The Impact on the Economy
The big fear, of course, is that the overall economy will be impacted by the government offices going dark. The good news is that the U.S. consumer is responsible for more than 70 percent of GDP growth. The bad news is that some portion of the 30 percent of GDP controlled by the government will be impacted by the shutdown.
Looking at the data from the 1995 shutdown, 36 percent of government employees were furloughed without pay for during the entire length of the shutdown. According to the Bureau of Economic Analysis, the shutdown cut real GDP by 0.25 percentage points in the last quarter of 1995.
However, the economy is much larger now than it was in 1996. So, if one assumes that the government will once again decide to furlough 36 percent of its employees, an estimated $23.1 billion of wages (which are counted in nominal GDP calculations) will be lost on an annualized basis. Thus, each week that the government is shutdown could lop about 0.1 percentage point from GDP in Q4.
Accordingly, two weeks would mean a reduction of 0.2 points while a month-long shutdown would cost the economy 0.4 percent in GDP. However, estimates by S&P have put the damage of a month-long shutdown as high as 1.4 percent.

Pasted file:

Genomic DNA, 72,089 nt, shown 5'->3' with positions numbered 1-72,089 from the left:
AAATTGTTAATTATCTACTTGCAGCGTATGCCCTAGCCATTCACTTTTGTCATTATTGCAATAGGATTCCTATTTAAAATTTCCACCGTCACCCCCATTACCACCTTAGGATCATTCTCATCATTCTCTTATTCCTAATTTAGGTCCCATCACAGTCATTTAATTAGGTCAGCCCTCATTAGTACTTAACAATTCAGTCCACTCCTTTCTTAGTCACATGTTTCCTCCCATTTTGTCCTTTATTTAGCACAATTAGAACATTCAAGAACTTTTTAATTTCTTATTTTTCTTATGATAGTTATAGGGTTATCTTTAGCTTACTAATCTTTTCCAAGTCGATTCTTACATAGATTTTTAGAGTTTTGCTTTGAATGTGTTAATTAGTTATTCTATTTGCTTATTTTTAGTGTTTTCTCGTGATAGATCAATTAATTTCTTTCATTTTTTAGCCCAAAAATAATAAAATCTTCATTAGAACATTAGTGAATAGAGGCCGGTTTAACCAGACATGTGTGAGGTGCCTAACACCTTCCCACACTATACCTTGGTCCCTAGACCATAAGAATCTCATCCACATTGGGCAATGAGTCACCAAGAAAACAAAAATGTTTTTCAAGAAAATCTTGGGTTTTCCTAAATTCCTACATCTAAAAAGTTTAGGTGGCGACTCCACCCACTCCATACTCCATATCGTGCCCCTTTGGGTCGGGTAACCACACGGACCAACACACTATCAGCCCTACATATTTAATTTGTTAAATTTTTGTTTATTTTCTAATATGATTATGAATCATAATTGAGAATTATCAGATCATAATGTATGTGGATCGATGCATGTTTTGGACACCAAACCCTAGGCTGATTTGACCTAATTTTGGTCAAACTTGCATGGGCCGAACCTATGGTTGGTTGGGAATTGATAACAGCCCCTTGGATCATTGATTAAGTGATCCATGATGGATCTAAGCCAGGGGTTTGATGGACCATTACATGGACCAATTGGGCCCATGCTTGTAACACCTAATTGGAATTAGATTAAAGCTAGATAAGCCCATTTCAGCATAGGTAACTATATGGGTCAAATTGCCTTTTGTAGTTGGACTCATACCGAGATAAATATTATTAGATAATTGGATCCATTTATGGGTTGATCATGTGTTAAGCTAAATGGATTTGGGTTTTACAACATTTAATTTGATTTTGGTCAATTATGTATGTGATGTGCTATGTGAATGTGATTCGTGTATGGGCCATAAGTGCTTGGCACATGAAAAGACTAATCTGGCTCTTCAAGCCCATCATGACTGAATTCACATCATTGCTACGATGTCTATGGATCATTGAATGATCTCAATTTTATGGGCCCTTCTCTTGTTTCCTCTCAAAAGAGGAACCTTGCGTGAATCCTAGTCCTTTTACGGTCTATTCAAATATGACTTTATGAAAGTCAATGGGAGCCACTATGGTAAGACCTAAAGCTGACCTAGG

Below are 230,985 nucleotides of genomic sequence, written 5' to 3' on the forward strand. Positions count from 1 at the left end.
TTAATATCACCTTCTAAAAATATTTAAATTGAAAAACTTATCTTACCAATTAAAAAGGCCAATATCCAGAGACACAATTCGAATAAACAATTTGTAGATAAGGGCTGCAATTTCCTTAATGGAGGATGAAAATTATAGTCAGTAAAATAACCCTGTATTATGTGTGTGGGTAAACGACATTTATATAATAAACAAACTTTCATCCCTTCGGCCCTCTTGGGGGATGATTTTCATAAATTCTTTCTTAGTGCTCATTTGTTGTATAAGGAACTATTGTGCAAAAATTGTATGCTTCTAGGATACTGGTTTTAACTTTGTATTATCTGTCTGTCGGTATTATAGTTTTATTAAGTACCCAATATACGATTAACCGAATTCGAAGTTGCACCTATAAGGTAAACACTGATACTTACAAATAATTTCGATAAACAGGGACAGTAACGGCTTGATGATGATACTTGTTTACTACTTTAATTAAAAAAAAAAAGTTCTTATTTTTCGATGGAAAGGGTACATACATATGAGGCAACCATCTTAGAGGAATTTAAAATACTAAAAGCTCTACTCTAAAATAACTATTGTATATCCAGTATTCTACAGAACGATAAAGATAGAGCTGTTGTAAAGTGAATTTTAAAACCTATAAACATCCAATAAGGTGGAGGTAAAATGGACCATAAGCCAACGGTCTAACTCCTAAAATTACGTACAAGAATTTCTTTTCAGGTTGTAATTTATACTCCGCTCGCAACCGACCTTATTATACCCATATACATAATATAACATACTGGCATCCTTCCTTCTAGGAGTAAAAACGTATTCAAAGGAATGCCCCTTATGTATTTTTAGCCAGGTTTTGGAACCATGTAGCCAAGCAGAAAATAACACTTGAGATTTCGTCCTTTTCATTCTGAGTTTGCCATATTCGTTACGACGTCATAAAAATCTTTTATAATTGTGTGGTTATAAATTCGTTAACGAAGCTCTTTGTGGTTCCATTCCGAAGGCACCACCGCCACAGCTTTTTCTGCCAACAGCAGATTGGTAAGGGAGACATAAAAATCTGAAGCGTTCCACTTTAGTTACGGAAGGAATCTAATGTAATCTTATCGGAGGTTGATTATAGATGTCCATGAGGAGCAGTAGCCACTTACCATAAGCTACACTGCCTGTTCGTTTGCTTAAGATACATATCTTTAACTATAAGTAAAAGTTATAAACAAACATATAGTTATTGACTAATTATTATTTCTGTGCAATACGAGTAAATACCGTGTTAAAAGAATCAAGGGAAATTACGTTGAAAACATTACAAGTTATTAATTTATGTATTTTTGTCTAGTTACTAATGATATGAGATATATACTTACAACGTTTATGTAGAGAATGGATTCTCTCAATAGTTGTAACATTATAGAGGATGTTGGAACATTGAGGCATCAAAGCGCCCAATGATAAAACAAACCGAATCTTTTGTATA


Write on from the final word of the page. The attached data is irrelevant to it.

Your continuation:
The REAL Deadline
While politicians clearly frittered away the time leading up to the October 1 shutdown deadline, it is worth noting that the REAL deadline for negotiations on the debt ceiling is October 17. This is the date that, according to Treasury Secretary Lew, the government will hit the debt ceiling. And while this date also likely has a fair amount of wiggle room built in, the debt ceiling is the real issue at hand.
Should the government run out of room to borrow money, it could conceivably not be able to pay some bills. This would be considered a "selective default" by the ratings agencies. And for the record, countries in "selective default" mode carry ratings between BB+ and CCC. Thus, going down this road is really not an option.
But then again, the politicians in Washington do enjoy their time in the spotlight. Therefore, there is a decent chance this drama will continue for a while.
Current Market Drivers
We strive to identify the driving forces behind the market action on a daily basis. The thinking is that if we can both identify and understand why stocks are doing what they are doing on a short-term basis; we are not likely to be surprised/blind-sided by a big move. Listed below are what we believe to be the driving forces of the current market (Listed in order of importance).